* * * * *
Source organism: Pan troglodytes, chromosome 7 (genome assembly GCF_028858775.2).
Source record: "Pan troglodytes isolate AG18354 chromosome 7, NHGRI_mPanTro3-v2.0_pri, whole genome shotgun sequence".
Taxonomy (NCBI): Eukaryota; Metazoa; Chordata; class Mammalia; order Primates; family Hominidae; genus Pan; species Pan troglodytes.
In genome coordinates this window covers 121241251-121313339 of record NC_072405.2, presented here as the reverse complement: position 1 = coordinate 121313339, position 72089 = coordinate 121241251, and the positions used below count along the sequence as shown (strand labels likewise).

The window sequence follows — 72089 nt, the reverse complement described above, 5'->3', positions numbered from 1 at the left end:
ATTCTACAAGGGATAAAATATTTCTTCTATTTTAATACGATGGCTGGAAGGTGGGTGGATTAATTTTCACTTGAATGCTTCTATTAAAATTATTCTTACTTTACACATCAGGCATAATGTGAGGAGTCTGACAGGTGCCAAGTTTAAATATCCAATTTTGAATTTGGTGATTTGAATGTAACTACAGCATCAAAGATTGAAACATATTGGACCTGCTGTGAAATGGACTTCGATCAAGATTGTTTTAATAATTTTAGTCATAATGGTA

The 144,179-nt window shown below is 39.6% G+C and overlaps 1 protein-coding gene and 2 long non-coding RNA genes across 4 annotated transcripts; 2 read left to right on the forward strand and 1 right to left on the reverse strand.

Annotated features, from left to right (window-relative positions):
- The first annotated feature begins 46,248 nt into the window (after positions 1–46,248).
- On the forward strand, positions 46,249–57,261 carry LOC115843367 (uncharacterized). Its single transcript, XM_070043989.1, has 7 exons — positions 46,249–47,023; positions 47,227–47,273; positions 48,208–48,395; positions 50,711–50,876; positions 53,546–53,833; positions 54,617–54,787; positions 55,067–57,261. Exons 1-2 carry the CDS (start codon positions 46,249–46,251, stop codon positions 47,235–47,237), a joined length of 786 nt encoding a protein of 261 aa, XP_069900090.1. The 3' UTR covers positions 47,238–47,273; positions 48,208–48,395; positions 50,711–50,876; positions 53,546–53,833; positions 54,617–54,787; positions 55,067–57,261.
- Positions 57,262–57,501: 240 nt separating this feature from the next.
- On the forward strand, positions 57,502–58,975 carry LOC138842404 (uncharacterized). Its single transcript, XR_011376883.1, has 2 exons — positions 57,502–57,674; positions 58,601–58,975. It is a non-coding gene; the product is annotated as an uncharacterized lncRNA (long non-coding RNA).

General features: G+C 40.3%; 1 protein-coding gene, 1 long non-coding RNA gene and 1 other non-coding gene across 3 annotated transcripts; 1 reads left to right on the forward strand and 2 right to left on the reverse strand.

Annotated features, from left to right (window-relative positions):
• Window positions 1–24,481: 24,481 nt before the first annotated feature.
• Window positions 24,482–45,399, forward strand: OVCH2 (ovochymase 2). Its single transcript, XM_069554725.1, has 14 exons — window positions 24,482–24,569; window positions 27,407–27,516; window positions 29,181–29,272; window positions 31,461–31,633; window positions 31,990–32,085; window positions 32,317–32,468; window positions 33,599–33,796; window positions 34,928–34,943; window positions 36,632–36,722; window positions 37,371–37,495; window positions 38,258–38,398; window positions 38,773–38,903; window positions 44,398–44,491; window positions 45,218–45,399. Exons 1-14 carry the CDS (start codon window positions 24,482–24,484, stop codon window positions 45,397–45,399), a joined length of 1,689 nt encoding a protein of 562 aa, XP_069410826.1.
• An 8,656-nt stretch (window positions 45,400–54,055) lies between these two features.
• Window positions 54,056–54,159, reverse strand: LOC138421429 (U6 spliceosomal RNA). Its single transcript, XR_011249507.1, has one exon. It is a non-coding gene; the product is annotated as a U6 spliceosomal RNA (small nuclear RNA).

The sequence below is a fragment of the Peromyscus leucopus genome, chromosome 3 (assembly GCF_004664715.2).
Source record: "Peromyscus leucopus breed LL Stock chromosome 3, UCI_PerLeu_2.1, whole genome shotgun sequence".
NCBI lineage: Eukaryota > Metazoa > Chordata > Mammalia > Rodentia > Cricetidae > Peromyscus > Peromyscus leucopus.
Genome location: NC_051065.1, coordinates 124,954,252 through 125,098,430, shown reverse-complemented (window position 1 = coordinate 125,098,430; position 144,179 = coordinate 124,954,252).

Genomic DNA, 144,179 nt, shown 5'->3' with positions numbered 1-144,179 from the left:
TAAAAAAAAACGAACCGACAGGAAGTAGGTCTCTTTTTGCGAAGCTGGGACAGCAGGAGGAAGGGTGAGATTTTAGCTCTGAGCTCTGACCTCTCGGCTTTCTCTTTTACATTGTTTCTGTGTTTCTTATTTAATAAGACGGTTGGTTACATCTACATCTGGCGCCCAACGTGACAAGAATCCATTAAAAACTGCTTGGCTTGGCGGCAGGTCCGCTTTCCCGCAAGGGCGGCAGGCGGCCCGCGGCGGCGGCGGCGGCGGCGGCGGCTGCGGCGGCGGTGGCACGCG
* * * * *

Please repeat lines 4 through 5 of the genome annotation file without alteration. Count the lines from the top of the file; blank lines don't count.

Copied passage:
In genome coordinates this window covers 121241251-121313339 of record NC_072405.2, presented here as the reverse complement: position 1 = coordinate 121313339, position 72089 = coordinate 121241251, and the positions used below count along the sequence as shown (strand labels likewise).

The window sequence follows — 72089 nt, the reverse complement described above, 5'->3', positions numbered from 1 at the left end: